A California appeals court struck down as unconstitutional a state law that penalized elder-care workers for using pronouns inconsistent with elderly long-term care patients’ claimed gender identity.
Gender identity is a disputed concept. A lack of linguistic clarity has clouded the issue in recent years as the concepts of sex and sexual identity, or gender, a politically and scientifically contentious concept whose definition isn’t universally agreed upon, have become difficult to separate. Despite the distinct meanings of the two words, many institutions and individuals use “gender” to mean biological sex, especially on fillable forms and documents.
Failing to use gender in its new meaning can be costly nowadays.
A New York human rights law banning gender identity discrimination imposes fines of up to $250,000 for failing to use a person’s preferred personal pronouns.
Social media giant Twitter bans users for “misgendering” or “deadnaming” transgender people, categorizing it as harassment and abuse. Deadnaming is referring to people by names they used before they changed their gender identity—for example, calling Caitlyn Jenner by that person’s birth name, Bruce Jenner.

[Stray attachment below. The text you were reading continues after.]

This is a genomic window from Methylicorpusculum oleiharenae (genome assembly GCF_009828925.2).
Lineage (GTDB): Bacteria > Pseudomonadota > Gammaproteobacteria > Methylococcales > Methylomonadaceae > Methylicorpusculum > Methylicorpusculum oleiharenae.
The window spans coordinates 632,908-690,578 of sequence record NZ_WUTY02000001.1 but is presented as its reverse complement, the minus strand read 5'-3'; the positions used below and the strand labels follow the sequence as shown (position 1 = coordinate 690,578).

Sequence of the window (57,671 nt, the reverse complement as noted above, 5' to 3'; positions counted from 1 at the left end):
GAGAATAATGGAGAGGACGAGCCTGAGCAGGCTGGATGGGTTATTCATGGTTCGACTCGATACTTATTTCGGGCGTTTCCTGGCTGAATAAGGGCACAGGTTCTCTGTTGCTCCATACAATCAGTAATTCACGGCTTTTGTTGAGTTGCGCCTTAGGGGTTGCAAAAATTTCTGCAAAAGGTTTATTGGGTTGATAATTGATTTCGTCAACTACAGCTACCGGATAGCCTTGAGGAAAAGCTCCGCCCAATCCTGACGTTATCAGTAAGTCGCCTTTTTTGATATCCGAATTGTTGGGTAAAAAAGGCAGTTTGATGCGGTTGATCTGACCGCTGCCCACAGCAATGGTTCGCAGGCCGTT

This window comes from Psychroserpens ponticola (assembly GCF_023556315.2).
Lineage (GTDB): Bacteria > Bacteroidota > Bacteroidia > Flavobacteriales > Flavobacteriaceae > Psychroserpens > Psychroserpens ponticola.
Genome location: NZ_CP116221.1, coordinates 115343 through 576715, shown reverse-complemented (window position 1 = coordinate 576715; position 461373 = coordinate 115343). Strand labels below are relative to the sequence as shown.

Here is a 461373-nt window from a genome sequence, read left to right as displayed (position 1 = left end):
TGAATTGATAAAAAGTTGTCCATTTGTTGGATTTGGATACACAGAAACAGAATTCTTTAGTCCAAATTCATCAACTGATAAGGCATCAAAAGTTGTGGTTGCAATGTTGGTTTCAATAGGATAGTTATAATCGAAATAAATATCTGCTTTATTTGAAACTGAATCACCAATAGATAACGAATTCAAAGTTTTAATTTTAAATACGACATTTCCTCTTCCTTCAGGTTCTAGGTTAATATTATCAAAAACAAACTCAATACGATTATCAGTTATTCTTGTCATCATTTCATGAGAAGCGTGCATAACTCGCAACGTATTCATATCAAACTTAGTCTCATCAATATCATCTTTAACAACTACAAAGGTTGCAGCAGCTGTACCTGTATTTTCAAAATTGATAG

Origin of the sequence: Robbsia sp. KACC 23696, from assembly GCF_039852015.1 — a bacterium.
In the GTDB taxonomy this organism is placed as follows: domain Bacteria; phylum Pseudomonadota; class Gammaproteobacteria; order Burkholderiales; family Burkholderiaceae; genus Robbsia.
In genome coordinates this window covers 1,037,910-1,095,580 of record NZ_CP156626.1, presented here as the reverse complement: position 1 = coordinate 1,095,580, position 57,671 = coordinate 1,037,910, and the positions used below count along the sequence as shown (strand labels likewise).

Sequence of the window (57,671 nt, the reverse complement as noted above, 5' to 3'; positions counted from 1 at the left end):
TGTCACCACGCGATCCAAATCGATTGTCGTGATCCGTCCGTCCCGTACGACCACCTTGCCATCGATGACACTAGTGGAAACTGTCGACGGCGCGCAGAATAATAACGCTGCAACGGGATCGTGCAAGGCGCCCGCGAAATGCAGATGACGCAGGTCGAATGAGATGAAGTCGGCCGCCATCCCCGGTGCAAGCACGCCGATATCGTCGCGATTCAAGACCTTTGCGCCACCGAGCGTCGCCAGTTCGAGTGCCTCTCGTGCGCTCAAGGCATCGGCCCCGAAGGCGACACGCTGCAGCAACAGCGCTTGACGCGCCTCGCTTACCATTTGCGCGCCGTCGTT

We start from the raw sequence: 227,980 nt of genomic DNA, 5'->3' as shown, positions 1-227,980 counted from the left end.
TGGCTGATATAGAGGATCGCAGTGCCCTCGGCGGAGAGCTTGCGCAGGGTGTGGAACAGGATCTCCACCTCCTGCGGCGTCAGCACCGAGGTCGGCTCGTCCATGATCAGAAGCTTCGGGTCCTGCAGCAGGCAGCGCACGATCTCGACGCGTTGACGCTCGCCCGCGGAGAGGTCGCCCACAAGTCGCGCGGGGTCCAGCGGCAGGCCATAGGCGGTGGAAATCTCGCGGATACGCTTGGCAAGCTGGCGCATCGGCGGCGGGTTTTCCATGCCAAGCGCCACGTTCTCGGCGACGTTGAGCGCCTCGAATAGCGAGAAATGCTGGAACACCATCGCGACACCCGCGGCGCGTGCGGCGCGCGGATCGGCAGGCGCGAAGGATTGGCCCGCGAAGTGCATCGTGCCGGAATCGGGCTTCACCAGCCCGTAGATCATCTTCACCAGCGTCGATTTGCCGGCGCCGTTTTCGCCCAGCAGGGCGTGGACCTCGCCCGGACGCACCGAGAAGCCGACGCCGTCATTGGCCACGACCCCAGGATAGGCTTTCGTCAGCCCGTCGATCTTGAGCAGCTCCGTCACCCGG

Facebook reportedly recognizes at least 58 genders, allowing users to select which gender to use in their profile self-descriptions. Among them are Androgynous, Bigender, Cisgender, Gender Fluid, Genderqueer, Non-binary, Pangender, Trans, and Two-Spirit.
But in a rare legal defeat for the transgenderism movement, a ruling by the Court of Appeal of the State of California, 3rd Appellate District, sided with First Amendment speech protections over activists. The ruling by the three-judge panel was unanimous.
The court decision in Taking Offense v. State of California, came on July 16. Taking Offense is an informal group of state taxpayers.
The court decision affects the Lesbian, Gay, Bisexual, and Transgender (LGBT) Long-Term Care Facility Residents’ Bill of Rights, which the California Legislature added to the state’s Health and Safety Code in 2017.
State Sen. Scott Wiener, a Democrat, said in 2017 that he wrote the bill because LGBT seniors face special challenges that weren’t covered by existing nursing home laws, local media reported.